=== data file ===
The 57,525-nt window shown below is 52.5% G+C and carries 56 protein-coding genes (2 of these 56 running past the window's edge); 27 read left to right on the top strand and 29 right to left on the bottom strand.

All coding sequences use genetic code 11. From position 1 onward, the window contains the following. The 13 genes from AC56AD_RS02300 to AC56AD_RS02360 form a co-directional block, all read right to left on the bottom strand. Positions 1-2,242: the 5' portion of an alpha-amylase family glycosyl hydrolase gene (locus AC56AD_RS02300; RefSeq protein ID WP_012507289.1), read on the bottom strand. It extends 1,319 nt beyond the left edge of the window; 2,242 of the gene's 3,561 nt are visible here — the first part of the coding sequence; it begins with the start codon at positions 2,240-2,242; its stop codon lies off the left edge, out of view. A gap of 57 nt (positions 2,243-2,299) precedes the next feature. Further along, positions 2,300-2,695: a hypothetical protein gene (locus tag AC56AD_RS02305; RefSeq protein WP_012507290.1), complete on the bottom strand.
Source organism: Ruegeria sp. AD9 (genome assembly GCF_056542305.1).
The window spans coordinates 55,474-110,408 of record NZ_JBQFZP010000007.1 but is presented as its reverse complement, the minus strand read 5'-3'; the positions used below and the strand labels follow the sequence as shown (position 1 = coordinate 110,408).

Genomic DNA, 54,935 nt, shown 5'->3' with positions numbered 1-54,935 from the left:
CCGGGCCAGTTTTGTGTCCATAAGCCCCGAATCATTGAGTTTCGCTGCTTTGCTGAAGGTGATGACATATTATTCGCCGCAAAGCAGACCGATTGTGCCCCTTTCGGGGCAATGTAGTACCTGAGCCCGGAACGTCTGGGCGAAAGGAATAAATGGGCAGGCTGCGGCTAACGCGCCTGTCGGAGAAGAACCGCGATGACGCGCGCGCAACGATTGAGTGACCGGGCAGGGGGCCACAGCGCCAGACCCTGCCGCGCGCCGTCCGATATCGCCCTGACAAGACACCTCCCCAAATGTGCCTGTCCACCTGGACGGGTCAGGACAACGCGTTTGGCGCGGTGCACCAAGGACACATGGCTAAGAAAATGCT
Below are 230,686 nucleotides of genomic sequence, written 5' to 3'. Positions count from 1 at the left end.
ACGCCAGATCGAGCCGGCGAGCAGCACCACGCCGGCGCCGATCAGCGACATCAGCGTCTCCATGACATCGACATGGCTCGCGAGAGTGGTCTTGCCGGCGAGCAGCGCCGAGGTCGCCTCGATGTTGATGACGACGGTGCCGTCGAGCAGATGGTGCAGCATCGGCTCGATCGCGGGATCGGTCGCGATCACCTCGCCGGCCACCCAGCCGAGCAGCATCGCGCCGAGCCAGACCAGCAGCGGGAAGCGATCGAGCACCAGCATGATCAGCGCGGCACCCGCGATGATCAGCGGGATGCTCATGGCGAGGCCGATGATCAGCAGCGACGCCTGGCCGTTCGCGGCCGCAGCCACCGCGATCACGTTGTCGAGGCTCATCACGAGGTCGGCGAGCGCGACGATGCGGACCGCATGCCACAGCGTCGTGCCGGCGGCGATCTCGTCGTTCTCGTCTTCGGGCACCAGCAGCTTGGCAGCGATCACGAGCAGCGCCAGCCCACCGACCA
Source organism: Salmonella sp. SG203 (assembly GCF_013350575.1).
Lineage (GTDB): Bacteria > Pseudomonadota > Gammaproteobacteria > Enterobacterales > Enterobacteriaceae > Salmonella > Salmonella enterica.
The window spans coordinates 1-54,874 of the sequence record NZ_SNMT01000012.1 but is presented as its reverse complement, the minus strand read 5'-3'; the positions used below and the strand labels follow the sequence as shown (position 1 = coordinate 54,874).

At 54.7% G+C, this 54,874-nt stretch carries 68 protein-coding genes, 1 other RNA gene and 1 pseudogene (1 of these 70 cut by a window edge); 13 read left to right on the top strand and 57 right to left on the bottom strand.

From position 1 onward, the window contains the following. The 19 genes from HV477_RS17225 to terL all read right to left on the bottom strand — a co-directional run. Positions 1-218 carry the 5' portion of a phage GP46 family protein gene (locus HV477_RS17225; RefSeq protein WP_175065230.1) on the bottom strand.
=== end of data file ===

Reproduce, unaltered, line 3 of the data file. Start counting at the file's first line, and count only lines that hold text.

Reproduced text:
Source organism: Ruegeria sp. AD9 (genome assembly GCF_056542305.1).